At the moment I am prototyping a high quality pre-amplifier based around the PGA2310 volume control and an op-amp buffer input with RF filtering. Each channel will be selectable by relay, along with gain adjustment for each channel in terms of increase in dB. Each channel will be assigned a name that can be changed easily in software and stored along with default volume and channel in the on-board EEPROM.
Over the past month or two, I’ve finally fixed up some snags that I had when building the honey badger amplifier. When I first built it, I had a difficult time trying to track down dry joint on one of the start boards - it also had a bad IDC connector delivering power to it. In addition the PSU boards had a fault and needed to be stripped down and moved to new boards.
Over a couple of years, I slowly built out an amplifier based on the DIYaudio honeybadger design. It was an on/off process where I got one part of it working at a time. Starting by building the channels one at a time on a bench PSU. This project consists of a single large transformer and dual mono PSU boards with 20K capacitance on each channel, an Arduino based control board with soft start, overload protection and DC protection.
Source site fully documenting the build: http://www.troelsgravesen.dk/Jenzen-SEAS-ER.htm A couple of months ago I built a pair of Jensen ER speakers from Troels Gravesen's website linked above. Given my room size I went for the slightly smaller ported design that is 360mm deep. Now both they and I have had chance to break in I'll write a little about them. In my case usage is about 50-50 audio and AV, and IMHO these speakers are equally at home with both Home Cinema and Music duties.
<img class=" titleimg" alt="pu glue oozing" src="/images/audio/oddsAndEnds/glue-pu-oozing.jpg"/> Over the past year or so I've pretty much switched from PVA to Polyurethane glue for most tasks. I've discussed this glue with other wood workers and in my favourite hardwood store SL Hardwoods of Croydon and all seem to agree it is a strong glue. To me it has one very large advantage for audio equipment over PVA; which is that it expands to fill any gaps.
<img class=" titleimg" alt="vta adjustment" src="/images/audio/oddsAndEnds/vta-adjustment.jpg"/> This is probably one of the cheapest things that you can make, and needs just a jigsaw with a metal blade and drill in order to make it. VTA adjusters just extends the height of the arm by a few milimeters and they just need to be made of a solid enough material to ensure the arm mounting is completely firm and has no play whatsoever.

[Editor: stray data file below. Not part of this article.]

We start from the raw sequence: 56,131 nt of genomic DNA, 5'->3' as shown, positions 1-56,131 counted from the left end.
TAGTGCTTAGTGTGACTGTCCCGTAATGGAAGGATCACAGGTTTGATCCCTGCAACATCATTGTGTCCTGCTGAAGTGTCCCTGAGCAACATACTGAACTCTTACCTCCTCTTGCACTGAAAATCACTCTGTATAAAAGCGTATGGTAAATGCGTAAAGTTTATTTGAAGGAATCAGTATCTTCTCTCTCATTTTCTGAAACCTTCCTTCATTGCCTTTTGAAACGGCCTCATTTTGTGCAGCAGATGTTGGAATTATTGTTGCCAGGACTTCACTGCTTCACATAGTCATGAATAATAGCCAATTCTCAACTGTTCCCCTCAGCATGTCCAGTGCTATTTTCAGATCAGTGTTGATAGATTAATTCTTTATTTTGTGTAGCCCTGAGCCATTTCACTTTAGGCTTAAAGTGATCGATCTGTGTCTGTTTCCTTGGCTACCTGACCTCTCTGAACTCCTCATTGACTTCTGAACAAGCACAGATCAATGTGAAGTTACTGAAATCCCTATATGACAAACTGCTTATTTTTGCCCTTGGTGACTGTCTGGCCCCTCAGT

For some time now, I've been running a pair of high quality bookshelf speakers based on the Seas Mimir design. Apparently, they are named after the Nordic god of Wisdom and Knowledge, I cannot disagree and with each listening I like them more and more. I've run them off both Roksan and Arcam amplification and I've really liked the sound from each. Many people think that when building speakers, the most important thing is the drive unit, but there are many concerns: the quality of the crossovers, the cabinet construction and the stuffing used.
Some time ago I built interconnect cable kit #6 from HI-FI Collective. It's been in my system now for some time and has been used in quite a few situations. Firstly, it's been used to connect an Arcam rDAC to my Roksan K2, secondly, it's been used to connect my Cambridge Audio 752BD to my Arcam AVR380 and lastly at the moment it's being used to connect my Project Tubebox IIse phono stage to the Roksan.
Orbit is a high performance DIY turntable based on Rega 24V decks. It's very easy to make using a moderately well stocked home workshop. In my opinion it competes well with decks costing a lot more than its sum of parts. It uses a fairly conventional design so that it is easy to fit the original Rega lid back onto it, this is important as a lid protects the fragile stylus when not in use and prevents dust reaching the deck.
Having built several speaker set-ups and amplifiers when I was younger I had got out of the hobby for quite a number of years. However, this build was back in about 2011 and since then I've built a few much better units. However, this is still kept here for completeness. Why I hold this view? In a small room I think it can be difficult to get the right balance between mid to high frequency staging and concentrating the low frequency response near the user.